Rocky Mountain National Park
Imagine a sprawling "great urban park," stretching roughly 65 miles from Denver to Rocky Mountain National Park and tying together national wildlife refuges and the Mile High City's trail systems. It could become a reality under an agreement signed between Interior Department and Colorado officials.
Hazardous tree removal work at Rocky Mountain National Park will be going on through April and May as crews work to battle a years-long bark beetle infestation.
You can add Rocky Mountain National Park to the list of parks that are being scoured for as many species as possible during a 24-hour period, and you can even participate in the inventory.
Wondering what sorts of scientific research is under way at Rocky Mountain National Park? Plan on attending the park's biennial reseach conference late this month in Estes Park, Colorado.
Millions of dollars are flowing to the National Park System for work on aging roads and multiple-use trails in need of some TLC, and transportation systems thanks to the Paul S. Sarbanes Transit in the Parks program overseen by the U.S. Department of Transportation.
Perhaps it was good weather, perhaps simply the lure of the mountains, but visitation to Rocky Mountain National Park last year reached 3.3 million, an increase of 6.6 percent over 2010 levels, according to park officials.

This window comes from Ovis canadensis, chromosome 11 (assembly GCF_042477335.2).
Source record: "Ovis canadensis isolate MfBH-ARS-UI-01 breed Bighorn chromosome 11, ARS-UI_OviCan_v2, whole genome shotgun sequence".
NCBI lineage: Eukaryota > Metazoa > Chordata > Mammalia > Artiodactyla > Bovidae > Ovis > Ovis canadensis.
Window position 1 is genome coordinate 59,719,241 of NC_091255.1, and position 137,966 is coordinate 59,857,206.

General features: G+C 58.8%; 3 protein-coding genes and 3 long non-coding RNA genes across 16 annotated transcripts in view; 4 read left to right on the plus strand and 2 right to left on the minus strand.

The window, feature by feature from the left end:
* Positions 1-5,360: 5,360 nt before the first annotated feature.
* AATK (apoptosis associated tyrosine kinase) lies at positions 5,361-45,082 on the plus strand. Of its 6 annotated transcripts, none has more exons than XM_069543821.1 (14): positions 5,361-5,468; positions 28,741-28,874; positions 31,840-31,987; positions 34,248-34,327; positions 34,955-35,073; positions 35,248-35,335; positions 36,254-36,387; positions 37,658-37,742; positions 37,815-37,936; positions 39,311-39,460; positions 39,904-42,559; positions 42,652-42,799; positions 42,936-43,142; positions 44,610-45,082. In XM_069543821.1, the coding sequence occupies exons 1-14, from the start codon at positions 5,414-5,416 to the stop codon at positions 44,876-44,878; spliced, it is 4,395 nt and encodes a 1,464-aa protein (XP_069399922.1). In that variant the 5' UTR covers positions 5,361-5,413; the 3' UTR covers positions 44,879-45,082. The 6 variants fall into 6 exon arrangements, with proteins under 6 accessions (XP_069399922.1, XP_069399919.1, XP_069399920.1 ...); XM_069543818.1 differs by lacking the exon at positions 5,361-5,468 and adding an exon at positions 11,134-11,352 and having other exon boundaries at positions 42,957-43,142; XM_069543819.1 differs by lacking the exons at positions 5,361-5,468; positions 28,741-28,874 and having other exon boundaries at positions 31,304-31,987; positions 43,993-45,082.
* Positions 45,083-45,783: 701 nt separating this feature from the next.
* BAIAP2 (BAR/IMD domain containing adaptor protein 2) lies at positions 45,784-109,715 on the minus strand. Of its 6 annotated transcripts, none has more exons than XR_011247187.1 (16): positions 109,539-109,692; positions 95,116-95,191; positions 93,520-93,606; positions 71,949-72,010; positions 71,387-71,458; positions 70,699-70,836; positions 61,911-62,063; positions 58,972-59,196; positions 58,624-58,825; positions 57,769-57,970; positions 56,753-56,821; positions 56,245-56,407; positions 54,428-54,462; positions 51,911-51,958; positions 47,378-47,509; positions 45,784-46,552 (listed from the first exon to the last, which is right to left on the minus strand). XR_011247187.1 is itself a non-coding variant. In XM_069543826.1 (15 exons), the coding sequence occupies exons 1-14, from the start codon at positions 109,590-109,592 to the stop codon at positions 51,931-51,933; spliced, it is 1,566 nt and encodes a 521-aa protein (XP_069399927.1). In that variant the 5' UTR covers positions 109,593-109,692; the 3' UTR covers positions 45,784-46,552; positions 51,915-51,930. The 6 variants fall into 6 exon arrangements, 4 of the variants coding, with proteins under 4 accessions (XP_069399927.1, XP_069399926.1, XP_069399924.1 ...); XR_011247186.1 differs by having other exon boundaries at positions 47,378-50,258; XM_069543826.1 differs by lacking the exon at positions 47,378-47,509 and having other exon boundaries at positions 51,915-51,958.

While there are still two months left to 2011, it's not too early to think about making a tax-deductible contribution to your favorite national park-related organization.
Climate change and mountain pine beetles are just two elements that are leading to heightened fire danger, and bigger wildfires, in the national parks. At Rocky Mountain National Park, officials are revising their fire management plan in light of those, and other, challenges they face in the park's forests.
With hopes of easing congestion around Estes Park, and making it easier for visitors to negotiate their park, Rocky Mountain National Park officials are testing out a shuttle system.
Would you still contribute to charitable organizations such as the National Park Foundation and park friends groups if you couldn't deduct the donation on your income taxes?
When Trail Ridge Road opened end-to-end on Monday in Rocky Mountain National Park, it marked the latest opening of the road in more than 20 years, according to park officials.